The consistent development of distal components at the expense of the prosthetic socket is propagating and limiting. Distal components behave through predictable scientific and engineering principles, utilizing metrics surrounding gait-analysis and step-count to measure patient outcomes. The prosthetic socket is bound by an intimate interplay with the human body. This dichotomy skews the future development framework in prosthetics, creating an incomplete and inaccurate picture. Existing metrics drive development of distal components, while prosthetic socket development is ignored. Bringing the industry to a new standard requires forward thinking, technology with unique metrics, and a defined spectrum of functional outcomes and end-user satisfaction.
Outcomes are often defined by the several steps taken in the prosthetic clinic to demonstrate ideal gate. The satisfaction in his or her integration to life outside of the healthcare setting is often secondary to step-count and the immediate gait-analysis conducted in the clinic.
At LIM Innovations we’re reorienting the conceptual framework to improve function for millions of amputees. The science of engineering is in constant interplay with the art of human experience to prevent limitations. For us, function is analyzed and categorized as its own entity, driving design and engineering. User needs and feedback are the catalyst behind product development and laying the framework for functional outcomes.
I have a sound understanding of the functional deficiencies and how the remaining anatomic structures are likely to behave and perform after an amputation. Mr. Hurley is able to isolate and compartmentalize the functional purposes of various areas of the prosthetic socket along a range of patient indications. Capturing the multiple anatomies of a residual limb requires microscopic and macroscopic dynamic solutions, juxtaposed to a rigid frame designed purely to support the skeletal system.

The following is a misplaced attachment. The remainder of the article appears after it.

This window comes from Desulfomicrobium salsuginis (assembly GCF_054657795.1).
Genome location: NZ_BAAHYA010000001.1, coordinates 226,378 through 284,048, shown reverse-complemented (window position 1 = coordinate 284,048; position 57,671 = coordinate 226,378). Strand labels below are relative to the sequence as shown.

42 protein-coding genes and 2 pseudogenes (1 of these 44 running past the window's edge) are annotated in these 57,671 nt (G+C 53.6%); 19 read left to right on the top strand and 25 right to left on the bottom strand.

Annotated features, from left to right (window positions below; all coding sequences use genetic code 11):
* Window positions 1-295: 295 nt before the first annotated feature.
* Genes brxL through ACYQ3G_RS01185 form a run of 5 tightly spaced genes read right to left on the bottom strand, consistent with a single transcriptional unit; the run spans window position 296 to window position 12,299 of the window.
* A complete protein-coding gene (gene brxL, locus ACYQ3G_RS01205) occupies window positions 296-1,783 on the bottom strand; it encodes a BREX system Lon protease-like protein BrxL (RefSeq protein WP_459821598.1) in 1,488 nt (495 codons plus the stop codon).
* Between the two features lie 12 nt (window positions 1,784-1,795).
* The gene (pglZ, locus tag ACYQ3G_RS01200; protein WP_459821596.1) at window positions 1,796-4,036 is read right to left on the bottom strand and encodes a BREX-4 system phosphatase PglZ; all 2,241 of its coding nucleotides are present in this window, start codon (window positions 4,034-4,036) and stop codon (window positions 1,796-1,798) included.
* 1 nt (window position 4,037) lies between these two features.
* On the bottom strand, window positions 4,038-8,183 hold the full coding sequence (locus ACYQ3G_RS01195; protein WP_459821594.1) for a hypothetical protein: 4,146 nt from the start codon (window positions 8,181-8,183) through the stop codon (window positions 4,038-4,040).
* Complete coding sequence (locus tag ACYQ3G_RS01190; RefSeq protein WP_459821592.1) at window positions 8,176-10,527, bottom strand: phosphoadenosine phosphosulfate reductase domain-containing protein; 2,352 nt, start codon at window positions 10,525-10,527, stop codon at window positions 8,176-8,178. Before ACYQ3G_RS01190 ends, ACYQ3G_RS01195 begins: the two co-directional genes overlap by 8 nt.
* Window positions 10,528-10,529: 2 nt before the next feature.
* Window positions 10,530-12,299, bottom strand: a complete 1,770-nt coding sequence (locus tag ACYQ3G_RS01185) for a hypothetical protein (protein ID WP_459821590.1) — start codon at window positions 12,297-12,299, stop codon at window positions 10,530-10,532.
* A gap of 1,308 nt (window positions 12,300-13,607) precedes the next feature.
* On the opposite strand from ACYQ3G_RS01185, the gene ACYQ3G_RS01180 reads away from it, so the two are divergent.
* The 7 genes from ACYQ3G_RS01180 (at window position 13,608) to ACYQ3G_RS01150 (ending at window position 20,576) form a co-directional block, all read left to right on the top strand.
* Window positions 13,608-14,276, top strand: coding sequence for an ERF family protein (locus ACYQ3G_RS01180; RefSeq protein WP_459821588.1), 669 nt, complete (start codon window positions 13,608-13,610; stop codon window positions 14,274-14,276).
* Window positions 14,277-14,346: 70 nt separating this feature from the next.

Medgadget: Can you tell us about some success stories of people using the Infinite Socket?
Dr. Pedtke: We have a variety of users, including children, veterans, active duty military personnel, and Paralympic athletes. While our users span the spectrum of function and ability, two of our biggest success stories are two young and healthy users, who lived a sedentary lifestyle prior to being fit with the Infinite Socket.
We met a healthy amputee in his 20s who couldn’t walk more than one mile, despite having a sophisticated microprocessor knee unit attached to his traditional socket. He relied on what he called a 3-for-1 schedule: for every day he spent on his prosthesis, he spent the next three bed-ridden or confined to a wheelchair.
His clinician’s snapshot of his function in the clinic satisfied the outcomes the industry aims to achieve, but his quality of life was limited by his ability to ambulate. The underlying issues from outside the clinic, such as discomfort and the ability to perform routine functions, were masked by the emphasis on gait-cycle and high step-count in the clinic. Without better socket options to expand his full functional capacity, his outcome was defined by his ability to ambulate, not time spent living a functional, quality lifestyle.